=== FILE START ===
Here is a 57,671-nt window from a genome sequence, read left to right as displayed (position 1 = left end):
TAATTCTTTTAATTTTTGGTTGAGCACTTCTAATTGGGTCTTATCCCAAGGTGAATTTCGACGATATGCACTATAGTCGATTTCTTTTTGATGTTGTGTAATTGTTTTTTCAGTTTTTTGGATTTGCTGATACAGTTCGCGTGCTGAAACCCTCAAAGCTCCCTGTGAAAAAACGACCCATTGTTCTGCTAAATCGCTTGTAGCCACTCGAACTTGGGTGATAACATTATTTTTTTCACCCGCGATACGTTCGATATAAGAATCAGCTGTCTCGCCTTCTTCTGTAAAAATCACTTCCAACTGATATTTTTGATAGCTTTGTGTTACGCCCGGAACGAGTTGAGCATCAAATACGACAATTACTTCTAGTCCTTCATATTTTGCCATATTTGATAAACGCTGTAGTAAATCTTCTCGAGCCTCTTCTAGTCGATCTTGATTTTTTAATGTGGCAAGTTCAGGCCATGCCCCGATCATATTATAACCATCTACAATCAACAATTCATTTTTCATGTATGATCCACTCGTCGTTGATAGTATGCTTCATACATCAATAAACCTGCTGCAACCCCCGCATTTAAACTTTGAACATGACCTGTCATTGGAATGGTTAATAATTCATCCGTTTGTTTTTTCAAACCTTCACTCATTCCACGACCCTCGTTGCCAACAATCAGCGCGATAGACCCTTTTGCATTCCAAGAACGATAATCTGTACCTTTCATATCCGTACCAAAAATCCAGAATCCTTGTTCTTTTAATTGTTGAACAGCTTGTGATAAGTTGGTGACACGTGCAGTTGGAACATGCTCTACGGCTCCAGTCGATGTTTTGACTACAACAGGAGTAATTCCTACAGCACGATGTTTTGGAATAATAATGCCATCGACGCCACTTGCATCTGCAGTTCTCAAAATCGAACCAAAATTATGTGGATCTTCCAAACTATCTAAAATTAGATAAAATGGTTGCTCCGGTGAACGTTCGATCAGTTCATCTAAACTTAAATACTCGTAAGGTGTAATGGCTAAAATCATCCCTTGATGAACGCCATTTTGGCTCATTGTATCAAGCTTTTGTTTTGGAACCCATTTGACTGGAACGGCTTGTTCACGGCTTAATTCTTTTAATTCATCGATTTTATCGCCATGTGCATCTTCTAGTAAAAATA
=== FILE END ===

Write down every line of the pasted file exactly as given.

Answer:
Here is a 57,671-nt window from a genome sequence, read left to right as displayed (position 1 = left end):
TAATTCTTTTAATTTTTGGTTGAGCACTTCTAATTGGGTCTTATCCCAAGGTGAATTTCGACGATATGCACTATAGTCGATTTCTTTTTGATGTTGTGTAATTGTTTTTTCAGTTTTTTGGATTTGCTGATACAGTTCGCGTGCTGAAACCCTCAAAGCTCCCTGTGAAAAAACGACCCATTGTTCTGCTAAATCGCTTGTAGCCACTCGAACTTGGGTGATAACATTATTTTTTTCACCCGCGATACGTTCGATATAAGAATCAGCTGTCTCGCCTTCTTCTGTAAAAATCACTTCCAACTGATATTTTTGATAGCTTTGTGTTACGCCCGGAACGAGTTGAGCATCAAATACGACAATTACTTCTAGTCCTTCATATTTTGCCATATTTGATAAACGCTGTAGTAAATCTTCTCGAGCCTCTTCTAGTCGATCTTGATTTTTTAATGTGGCAAGTTCAGGCCATGCCCCGATCATATTATAACCATCTACAATCAACAATTCATTTTTCATGTATGATCCACTCGTCGTTGATAGTATGCTTCATACATCAATAAACCTGCTGCAACCCCCGCATTTAAACTTTGAACATGACCTGTCATTGGAATGGTTAATAATTCATCCGTTTGTTTTTTCAAACCTTCACTCATTCCACGACCCTCGTTGCCAACAATCAGCGCGATAGACCCTTTTGCATTCCAAGAACGATAATCTGTACCTTTCATATCCGTACCAAAAATCCAGAATCCTTGTTCTTTTAATTGTTGAACAGCTTGTGATAAGTTGGTGACACGTGCAGTTGGAACATGCTCTACGGCTCCAGTCGATGTTTTGACTACAACAGGAGTAATTCCTACAGCACGATGTTTTGGAATAATAATGCCATCGACGCCACTTGCATCTGCAGTTCTCAAAATCGAACCAAAATTATGTGGATCTTCCAAACTATCTAAAATTAGATAAAATGGTTGCTCCGGTGAACGTTCGATCAGTTCATCTAAACTTAAATACTCGTAAGGTGTAATGGCTAAAATCATCCCTTGATGAACGCCATTTTGGCTCATTGTATCAAGCTTTTGTTTTGGAACCCATTTGACTGGAACGGCTTGTTCACGGCTTAATTCTTTTAATTCATCGATTTTATCGCCATGTGCATCTTCTAGTAAAAATA